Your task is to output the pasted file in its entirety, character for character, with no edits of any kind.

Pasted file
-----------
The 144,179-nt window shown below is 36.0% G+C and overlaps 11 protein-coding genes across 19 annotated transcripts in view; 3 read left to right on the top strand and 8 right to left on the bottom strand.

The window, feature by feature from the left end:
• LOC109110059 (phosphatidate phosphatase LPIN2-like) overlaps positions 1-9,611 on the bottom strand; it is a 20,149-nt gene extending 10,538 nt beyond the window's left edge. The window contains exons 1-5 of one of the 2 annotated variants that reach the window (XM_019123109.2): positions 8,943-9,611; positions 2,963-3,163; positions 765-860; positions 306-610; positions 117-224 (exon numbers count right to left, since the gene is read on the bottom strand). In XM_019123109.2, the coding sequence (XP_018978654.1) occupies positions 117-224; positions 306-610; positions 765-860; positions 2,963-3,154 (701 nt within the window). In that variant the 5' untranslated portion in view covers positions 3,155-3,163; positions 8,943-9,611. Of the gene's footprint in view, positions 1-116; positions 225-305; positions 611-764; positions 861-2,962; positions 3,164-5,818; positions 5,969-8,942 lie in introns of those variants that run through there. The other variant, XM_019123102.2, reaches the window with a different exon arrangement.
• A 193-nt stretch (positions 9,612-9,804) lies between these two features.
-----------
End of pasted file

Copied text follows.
The 144,179-nt window shown below is 36.0% G+C and overlaps 11 protein-coding genes across 19 annotated transcripts in view; 3 read left to right on the top strand and 8 right to left on the bottom strand.

The window, feature by feature from the left end:
• LOC109110059 (phosphatidate phosphatase LPIN2-like) overlaps positions 1-9,611 on the bottom strand; it is a 20,149-nt gene extending 10,538 nt beyond the window's left edge. The window contains exons 1-5 of one of the 2 annotated variants that reach the window (XM_019123109.2): positions 8,943-9,611; positions 2,963-3,163; positions 765-860; positions 306-610; positions 117-224 (exon numbers count right to left, since the gene is read on the bottom strand). In XM_019123109.2, the coding sequence (XP_018978654.1) occupies positions 117-224; positions 306-610; positions 765-860; positions 2,963-3,154 (701 nt within the window). In that variant the 5' untranslated portion in view covers positions 3,155-3,163; positions 8,943-9,611. Of the gene's footprint in view, positions 1-116; positions 225-305; positions 611-764; positions 861-2,962; positions 3,164-5,818; positions 5,969-8,942 lie in introns of those variants that run through there. The other variant, XM_019123102.2, reaches the window with a different exon arrangement.
• A 193-nt stretch (positions 9,612-9,804) lies between these two features.